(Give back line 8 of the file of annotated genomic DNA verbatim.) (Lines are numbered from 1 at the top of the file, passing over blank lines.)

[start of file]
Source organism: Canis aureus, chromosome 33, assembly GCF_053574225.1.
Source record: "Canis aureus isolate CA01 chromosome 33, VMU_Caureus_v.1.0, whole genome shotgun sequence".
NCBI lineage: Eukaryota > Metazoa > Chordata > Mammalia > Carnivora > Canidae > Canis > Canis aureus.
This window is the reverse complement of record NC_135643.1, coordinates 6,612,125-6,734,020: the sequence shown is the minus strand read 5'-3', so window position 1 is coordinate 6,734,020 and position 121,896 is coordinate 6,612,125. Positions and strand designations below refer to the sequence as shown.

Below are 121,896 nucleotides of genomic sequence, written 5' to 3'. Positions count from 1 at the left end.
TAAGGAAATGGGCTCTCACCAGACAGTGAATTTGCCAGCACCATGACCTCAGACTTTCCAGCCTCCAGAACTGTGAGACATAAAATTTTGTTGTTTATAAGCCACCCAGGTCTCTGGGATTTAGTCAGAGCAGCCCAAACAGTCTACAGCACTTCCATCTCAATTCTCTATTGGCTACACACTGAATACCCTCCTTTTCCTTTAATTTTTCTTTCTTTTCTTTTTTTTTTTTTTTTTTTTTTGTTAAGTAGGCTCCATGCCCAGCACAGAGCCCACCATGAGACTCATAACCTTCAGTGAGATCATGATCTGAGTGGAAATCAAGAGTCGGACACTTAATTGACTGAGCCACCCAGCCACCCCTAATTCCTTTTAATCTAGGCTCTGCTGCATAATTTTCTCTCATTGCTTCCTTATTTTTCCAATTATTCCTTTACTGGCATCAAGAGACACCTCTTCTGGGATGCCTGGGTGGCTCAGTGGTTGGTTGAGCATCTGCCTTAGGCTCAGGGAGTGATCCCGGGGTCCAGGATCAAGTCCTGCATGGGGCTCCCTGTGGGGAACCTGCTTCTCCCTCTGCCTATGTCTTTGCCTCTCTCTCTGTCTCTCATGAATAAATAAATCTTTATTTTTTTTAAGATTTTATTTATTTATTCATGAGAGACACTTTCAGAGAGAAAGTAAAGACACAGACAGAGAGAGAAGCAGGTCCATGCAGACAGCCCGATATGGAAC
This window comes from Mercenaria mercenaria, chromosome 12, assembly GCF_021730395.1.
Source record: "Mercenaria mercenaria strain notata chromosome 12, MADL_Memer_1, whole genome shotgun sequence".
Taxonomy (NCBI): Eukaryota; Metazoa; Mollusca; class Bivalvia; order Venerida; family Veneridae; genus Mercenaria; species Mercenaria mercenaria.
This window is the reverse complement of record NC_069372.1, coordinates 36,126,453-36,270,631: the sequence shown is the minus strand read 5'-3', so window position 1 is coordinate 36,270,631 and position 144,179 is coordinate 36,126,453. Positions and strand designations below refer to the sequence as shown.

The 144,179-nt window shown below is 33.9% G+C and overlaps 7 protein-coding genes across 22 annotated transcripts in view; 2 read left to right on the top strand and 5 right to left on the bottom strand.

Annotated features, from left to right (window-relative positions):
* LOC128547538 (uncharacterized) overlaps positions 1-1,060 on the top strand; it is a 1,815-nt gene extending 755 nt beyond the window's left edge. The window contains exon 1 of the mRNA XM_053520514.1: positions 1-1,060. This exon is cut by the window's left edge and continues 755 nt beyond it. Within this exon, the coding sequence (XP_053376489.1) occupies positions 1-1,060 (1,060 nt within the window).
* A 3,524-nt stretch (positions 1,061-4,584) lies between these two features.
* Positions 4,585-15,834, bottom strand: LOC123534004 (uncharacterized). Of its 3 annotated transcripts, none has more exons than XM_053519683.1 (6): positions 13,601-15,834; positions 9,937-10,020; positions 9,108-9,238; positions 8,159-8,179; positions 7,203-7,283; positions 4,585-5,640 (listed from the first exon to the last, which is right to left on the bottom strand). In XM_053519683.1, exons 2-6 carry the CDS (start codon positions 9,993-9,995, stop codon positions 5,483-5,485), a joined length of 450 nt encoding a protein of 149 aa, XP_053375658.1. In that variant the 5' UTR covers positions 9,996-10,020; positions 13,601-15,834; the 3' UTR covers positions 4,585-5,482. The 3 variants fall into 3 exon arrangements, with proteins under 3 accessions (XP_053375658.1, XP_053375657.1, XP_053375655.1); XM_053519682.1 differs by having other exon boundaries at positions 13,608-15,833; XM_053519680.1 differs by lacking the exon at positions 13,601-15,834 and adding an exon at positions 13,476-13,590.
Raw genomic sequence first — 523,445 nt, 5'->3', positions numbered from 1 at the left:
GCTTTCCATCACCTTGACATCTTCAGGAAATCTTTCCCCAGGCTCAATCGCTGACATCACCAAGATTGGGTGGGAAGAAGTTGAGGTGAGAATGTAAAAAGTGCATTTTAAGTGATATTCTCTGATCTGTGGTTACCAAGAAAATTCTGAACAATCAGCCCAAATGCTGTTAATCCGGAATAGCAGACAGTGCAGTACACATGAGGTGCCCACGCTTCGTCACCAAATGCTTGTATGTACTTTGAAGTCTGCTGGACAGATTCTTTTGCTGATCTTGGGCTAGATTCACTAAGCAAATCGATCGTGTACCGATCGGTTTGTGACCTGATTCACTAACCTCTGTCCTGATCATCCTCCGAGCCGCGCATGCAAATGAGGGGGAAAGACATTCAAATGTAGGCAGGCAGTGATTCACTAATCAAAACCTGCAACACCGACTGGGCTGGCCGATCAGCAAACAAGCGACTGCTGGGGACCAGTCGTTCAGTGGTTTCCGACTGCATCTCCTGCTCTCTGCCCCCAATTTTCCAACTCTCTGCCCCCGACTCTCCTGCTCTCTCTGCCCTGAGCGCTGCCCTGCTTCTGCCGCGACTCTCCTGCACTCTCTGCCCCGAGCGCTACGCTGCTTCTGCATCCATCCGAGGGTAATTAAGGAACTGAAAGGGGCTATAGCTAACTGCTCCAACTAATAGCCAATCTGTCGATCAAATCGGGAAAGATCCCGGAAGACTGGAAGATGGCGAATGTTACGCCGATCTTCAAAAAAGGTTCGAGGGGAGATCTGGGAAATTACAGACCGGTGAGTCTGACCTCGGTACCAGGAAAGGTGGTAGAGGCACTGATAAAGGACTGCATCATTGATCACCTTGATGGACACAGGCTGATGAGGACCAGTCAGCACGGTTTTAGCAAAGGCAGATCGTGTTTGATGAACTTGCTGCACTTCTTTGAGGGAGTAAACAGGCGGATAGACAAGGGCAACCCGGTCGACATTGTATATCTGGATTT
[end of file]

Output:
Source record: "Mercenaria mercenaria strain notata chromosome 12, MADL_Memer_1, whole genome shotgun sequence".